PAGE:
Unfortunately for Ricoh, and their employees, this methodology stirs up anger and resentment and creates an Us -vs Them mentality. The biggest kick in the gut to the long suffering Ricoh employees is that Ricoh corporate always sides with “Them”, the new company that they bought. The only explanation that I can think of as to why, is Ricoh wants the new company that they bought to do well, so people will think that Ricoh made a good decision when the purchased them (Ikon, Lanier, Savin). I just read the scathing Industry Analysis below on how the Ricoh \ Ikon merge is going, and all is not well in Ricoh-world. But don’t take my word, read it for yourself.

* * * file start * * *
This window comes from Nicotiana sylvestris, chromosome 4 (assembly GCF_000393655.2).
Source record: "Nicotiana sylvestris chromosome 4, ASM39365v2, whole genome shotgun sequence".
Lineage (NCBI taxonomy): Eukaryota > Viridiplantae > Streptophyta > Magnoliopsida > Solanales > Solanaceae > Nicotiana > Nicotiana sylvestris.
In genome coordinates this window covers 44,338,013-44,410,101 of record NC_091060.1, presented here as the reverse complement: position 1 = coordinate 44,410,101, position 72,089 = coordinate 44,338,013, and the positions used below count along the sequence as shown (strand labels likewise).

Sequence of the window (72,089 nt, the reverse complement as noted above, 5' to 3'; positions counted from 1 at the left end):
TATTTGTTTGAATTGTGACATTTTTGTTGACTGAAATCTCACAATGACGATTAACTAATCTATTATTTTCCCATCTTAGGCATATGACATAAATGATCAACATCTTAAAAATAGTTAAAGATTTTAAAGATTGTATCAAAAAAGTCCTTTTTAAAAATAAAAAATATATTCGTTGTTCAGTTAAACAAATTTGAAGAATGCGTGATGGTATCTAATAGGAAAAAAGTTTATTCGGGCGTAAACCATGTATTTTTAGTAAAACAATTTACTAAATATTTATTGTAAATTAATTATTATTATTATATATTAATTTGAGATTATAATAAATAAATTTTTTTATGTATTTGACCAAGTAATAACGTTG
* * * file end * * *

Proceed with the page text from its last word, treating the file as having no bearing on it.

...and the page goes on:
It’s Ricoh -vs- Ikon, and while the Ikon name will soon disappear, the Ikon culture and personnel seem to be alive and well at Ricoh. But, you Ikon folks may not want to get too comfortable in your Ricoh positions (like your Lanier counterparts before you) surely there has to be another company on the horizon that Ricoh can buy that will solve all their problems, there just has to be…

That’s my $0.02
Vince McHugh